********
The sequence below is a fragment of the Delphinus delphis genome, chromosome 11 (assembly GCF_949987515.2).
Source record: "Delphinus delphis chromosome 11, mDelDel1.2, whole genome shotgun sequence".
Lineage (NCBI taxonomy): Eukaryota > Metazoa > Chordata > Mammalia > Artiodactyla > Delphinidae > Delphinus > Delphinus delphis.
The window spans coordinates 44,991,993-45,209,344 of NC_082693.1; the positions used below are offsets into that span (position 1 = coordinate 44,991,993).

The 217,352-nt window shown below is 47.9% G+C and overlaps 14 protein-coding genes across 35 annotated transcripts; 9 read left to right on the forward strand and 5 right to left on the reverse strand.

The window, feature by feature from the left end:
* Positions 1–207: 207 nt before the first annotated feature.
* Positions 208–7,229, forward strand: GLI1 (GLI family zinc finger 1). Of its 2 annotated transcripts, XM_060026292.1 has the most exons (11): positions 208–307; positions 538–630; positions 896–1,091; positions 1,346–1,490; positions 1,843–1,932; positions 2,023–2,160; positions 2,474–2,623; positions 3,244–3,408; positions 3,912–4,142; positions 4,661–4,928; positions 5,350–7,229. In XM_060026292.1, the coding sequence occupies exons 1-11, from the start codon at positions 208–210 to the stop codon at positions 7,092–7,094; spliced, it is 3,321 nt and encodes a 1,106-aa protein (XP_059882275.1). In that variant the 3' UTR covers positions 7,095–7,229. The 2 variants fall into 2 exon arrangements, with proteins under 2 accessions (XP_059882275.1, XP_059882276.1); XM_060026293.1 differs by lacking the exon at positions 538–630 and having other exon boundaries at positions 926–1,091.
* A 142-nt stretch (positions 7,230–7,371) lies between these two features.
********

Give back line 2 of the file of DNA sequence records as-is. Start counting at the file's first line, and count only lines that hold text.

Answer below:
Source record: "Delphinus delphis chromosome 11, mDelDel1.2, whole genome shotgun sequence".